European arms sales to Middle East reach record level

By staff writers
February 1, 2014

European Union countries licensed arms exports in 2012 valued at €39.9 billion, according to newly released figures. This included a record €9.7 billion in sales to the Middle East – a 22 percent increase on sales in the previous year.

The statistics are revealed in the Fifteenth Annual Report on Control of Exports of Military Technology and Equipment.

The European Network Against the Arms Trade (ENAA) says that the figures show ittle change in arms export policy, despite the Arab Spring and the violent suppression of protests in many of the countries concerned.

Overall, 47,868 arms export licences were applied for in 2012 by all EU countries. Of these, only 459 were refused. While 4,705 licences were granted to sell arms to the Middle East, only 100 were refused.

Of the 51 authoritarian governments listed in the Economist Intelligence Unit's Democracy Index 2012, licenses were awarded for military sales to 43 of them.

Saudi Arabia, which was the largest single customer for EU arms sales, obtained licences for over €3.5 billion worth of weapons. Their largest supplier was France, which accounted for almost €1.6 billion of that total.

It was a record year for the licensing of small arms to the Middle East, which were worth almost €265 million. It was also a record year for sales of weapon-firing equipments and ammunition to the region, with the value of exports reaching €1.2 billion and €448 million respectively.

Giorgio Beretta, an analyst at Italian Disarmament Network, pointed out that the report had “been published after a long delay and without any public announcement by the European Council”.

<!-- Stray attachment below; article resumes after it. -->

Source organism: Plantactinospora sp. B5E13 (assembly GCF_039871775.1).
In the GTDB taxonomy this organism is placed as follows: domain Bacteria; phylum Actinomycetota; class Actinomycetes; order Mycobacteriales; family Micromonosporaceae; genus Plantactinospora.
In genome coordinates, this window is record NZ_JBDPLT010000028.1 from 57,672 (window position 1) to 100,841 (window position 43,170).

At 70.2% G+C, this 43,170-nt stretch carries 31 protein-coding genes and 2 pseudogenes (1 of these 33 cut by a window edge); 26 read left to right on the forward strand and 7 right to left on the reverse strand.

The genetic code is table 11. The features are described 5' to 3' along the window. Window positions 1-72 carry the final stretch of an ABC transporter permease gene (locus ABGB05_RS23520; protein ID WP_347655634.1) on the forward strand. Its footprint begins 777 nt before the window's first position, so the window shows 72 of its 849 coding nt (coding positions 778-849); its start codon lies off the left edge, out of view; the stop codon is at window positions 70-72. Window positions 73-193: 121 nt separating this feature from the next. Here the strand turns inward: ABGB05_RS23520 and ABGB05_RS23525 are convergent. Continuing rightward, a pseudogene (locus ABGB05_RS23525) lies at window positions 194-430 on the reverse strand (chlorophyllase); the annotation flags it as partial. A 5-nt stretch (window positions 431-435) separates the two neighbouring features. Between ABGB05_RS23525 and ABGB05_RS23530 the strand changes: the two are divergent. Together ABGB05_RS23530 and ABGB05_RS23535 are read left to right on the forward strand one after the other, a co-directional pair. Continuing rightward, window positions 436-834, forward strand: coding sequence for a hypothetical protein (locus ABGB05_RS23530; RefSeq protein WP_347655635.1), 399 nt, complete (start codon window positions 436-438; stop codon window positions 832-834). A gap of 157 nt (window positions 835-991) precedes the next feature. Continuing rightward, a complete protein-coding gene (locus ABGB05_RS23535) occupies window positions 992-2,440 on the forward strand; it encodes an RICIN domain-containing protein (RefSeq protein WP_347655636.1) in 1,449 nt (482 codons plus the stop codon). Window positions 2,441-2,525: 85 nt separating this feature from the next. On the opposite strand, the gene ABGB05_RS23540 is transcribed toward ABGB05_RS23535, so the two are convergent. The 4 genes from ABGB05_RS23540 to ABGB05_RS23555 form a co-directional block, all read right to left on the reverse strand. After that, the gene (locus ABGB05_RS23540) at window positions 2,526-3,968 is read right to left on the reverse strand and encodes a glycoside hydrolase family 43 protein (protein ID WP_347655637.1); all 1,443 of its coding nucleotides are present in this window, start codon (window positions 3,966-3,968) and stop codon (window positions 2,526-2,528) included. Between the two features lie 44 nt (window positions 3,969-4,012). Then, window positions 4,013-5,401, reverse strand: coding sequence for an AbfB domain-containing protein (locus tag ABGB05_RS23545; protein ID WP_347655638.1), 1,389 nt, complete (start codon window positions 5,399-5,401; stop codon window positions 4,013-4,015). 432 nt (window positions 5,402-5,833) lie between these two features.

Despite hostilities between Israel and Gaza in March and October 2012, military export licenses from Europe to Israel increased from €157 million to €613 million, a rise of 290 per cent.

Sales to Libya have continued, following the military intervention in 2011, and were worth over €22.5 million, and licences to Egypt increased by over 20 per cent to €363 million.

“The Arab Spring should have been a chance for European countries to review how they do business with the Middle East” said Andrew Smith of the Campaign Against Arms Trade (UK), “But unfortunately this report shows that arms sales to authoritarian and oppressive regimes in the region have increased significantly.”

The figures only include licences where total values are known, meaning that they do not include all types of licences, so the total figures can be viewed only as a minimum.

Beretta added, “There is a lack of data on exports of weapons from some countries, including some the major arms exporters such as Germany and the United Kingdom. Furthermore France and Italy, two major exporters, have not disclosed figures on the specific categories of military systems they have sold, making it impossible to know what types of weapons they have actually exported.”

He insisted that, “This lack of transparency should no longer be tolerated”.

Five countries – France, Germany, Italy, Spain and the UK – were the source of eighty per cent of EU military sales.

The report shows export licences to several countries under EU arms embargoes, inculding Burma, China and the Democratic Republic of the Congo. A small note explains that “exports to destinations subject to EU arms embargoes comply with the terms, conditions and possible exceptions set out in the decisions imposing such embargoes”.

The report has taken 13 months to compile but campaigners are calling for future annual reports to be published within six months.

ENAAT says that in the report, the figures reported in the worldwide total do not match with the sum of figures for single states. Furthermore, the sum of figures reported for regions do not match with the worldwide totals.

Wendela de Vries of the Dutch Campagne tegen Wapenhandel (Campaign Against Arms Trade) called on the European Parliament to discuss the report. De Vries said that MEPs “cannot let growing arms exports to the Middle East go unnoticed."

The report was published only days ahead of the beginning of trials in the UK of people arrested for peaceful protests against the London arms fair in 2013. The first five people to be tried will appear in court in London on Monday 3 February.


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